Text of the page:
Light generally can not be used to measure things that are much smaller than the wavelength of that light (there are a few interesting exceptions). So x-rays can measure things that are much smaller, or with much better resolution, than microwaves or radio waves or even visible light. Of course, x-rays have wavelengths on the order of a nanometer – that is 100,000 times smaller than the width of a human hair! So that resolution probably is not needed for typical imaging in the body.

How do these x-rays interact with your body? A beam of x-rays is sent through the body, and some parts of your body absorb more of the light, and some absorb less. What you see on the camera on the far side is a shadow showing what parts of your body absorbed the light and which did not. Visible light is not good for this because it stops at your skin – you can see a shadow of your outside shape, but no features on the inside.

The fact that x-rays get absorbed throughout our bodies is one of the reasons that they can be so dangerous and why we should not be exposed to them too often. In addition to helping to diagnose cancer with CT scans, excessive exposure can cause cancer. Those high energy waves are absorbed by our cells and that energy can be used to alter and damage the cells. Short exposures of low doses are considered safe, but long term exposure can cause serious problems. Sadly, many of the early scientists who discovered and studied x-rays died of cancers caused by this research because they did not yet know of the dangers or how to protect themselves.

Now that we know what x-rays are, let’s get back to these multiple views. Why do we need to look at the body from different angles? This is the tomography part. If you have ever had a CT scan, you know that you need to lie still while an x-ray source and detector spin around you to get different views of your body. We know now that the pictures are basically shadows of your insides, so let’s look at some shadow pictures of some household objects to see how important it is to get multiple views.

Below are two pictures of two different objects in my house. The pictures were taken by shining a bright light on the object and then photographing the shadow created on the wall.

These two objects look to be almost exactly the same, and there is not a lot of information available on what the objects even are.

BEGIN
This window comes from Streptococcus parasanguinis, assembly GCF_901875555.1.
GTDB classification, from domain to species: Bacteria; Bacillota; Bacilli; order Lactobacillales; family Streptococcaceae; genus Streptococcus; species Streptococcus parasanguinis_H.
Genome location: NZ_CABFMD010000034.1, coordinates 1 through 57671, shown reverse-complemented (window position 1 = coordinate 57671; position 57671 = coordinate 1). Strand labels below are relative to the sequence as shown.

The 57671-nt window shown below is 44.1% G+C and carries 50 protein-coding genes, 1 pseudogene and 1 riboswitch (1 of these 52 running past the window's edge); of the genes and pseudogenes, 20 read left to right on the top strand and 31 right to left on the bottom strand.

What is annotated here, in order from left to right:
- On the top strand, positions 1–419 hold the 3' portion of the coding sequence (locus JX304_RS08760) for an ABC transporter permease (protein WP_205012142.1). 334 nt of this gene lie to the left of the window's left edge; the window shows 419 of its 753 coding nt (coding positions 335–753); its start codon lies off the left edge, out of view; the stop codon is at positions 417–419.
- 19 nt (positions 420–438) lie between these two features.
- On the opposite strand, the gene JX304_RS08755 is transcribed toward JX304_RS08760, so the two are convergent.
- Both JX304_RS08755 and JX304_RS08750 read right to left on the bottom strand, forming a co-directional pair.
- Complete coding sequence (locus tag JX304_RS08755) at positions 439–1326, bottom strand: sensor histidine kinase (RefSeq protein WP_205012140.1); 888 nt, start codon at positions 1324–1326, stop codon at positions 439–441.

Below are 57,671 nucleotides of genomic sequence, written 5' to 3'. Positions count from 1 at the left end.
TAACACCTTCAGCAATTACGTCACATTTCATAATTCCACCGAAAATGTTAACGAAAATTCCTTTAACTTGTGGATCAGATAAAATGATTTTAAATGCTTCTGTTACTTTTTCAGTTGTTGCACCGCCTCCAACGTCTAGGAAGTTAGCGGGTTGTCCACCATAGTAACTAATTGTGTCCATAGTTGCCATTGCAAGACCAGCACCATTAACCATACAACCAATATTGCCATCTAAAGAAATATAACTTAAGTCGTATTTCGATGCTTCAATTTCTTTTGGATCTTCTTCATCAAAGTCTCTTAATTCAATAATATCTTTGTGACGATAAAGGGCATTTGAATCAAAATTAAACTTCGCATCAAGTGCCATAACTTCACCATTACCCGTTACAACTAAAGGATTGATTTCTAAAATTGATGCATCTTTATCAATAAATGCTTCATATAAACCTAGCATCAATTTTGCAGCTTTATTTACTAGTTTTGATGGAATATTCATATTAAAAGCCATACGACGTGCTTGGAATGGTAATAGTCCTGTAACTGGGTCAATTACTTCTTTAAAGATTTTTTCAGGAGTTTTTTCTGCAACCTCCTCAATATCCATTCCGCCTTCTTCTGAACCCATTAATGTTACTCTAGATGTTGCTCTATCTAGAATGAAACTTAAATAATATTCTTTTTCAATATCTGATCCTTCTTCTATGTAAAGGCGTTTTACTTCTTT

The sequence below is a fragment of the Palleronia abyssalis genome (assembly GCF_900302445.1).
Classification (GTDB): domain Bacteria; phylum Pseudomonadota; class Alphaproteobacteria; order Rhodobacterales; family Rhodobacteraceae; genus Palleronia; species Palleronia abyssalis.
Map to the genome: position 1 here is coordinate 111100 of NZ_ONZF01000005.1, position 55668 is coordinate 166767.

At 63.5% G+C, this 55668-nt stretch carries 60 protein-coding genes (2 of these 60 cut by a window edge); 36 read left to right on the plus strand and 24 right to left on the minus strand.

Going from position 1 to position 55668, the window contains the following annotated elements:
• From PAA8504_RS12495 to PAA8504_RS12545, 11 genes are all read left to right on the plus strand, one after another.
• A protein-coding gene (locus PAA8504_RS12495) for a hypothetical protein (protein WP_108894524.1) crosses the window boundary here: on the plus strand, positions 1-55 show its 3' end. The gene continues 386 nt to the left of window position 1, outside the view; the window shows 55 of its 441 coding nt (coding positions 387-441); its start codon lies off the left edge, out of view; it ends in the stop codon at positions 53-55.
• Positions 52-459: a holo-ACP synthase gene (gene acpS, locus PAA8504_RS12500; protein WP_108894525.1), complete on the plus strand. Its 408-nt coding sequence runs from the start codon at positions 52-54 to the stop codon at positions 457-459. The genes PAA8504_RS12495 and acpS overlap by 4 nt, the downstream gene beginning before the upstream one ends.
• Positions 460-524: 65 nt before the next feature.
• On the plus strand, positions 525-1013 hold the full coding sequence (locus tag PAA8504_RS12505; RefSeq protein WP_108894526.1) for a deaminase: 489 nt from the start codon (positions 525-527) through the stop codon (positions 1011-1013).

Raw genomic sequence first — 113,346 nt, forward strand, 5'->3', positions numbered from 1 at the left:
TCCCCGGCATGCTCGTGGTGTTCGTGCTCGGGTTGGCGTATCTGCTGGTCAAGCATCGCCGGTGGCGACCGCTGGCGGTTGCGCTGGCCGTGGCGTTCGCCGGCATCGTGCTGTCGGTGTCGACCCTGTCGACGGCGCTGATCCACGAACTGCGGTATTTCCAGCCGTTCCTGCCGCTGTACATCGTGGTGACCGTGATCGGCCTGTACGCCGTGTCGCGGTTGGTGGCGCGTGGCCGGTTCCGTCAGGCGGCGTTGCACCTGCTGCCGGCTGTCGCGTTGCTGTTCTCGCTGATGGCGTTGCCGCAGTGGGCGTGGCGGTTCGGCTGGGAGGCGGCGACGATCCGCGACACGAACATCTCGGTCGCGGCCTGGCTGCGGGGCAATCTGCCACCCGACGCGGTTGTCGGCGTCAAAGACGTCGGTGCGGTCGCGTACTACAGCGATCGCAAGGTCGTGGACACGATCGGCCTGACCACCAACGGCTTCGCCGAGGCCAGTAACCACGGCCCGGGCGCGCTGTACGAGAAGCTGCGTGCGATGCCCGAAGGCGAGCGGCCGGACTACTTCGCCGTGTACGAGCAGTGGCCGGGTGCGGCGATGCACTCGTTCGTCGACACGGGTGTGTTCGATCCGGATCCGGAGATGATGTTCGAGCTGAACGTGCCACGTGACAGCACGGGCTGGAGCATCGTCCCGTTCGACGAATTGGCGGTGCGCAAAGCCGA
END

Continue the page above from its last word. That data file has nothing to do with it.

I then rotated the objects 90°, and these are the new shadows on the wall:

Now we can see that the object on the left is a paring knife and the object on the right is a serrated knife. Multiples views of the object give us more information about its shape and size in different dimensions.

Below are a few more fun shadow pictures from my house. As you look at the pictures, think about the following questions:

  • Can you tell what the objects are?
  • Do you need all the views to understand what you are looking at?
  • Are some views more useful than others?
  • How does having the multiple views help you better understand what you are looking at?

This last object is partially transmissive – light travels through the wings, but not the edges. This is similar to a picture of your body where the x-rays are not completely absorbed by some parts of your body. This gives us more information about the internal structure of the object being viewed.

So CT scans use x-rays, which are short wavelength light, and operate by taking multiple shadow pictures of our bodies at many different angles to reconstruct a full image. The picture below shows how this is done.

A computer adds up all the data on all those different lines, giving us a full circle cross section picture of the body. I will skip the details of the computer programming for now and just look at the results. I do not have any pictures myself of CT scans, but here is a really cool set of cross sectional scans of a human brain from Wikipedia’s page on Computed Tomography.

It’s really amazing that we can get so much information about how our body works from what are essentially shadow pictures. I frequently have students in my introductory Physics courses who are interested in being doctors. I think I should add a day on CT scans to the unit on light to see if I can convince them that Physics really is something useful for them to learn. If anyone out there has some more medical applications you would like me to explore in the future, I am all ears – there are tons of fun ones!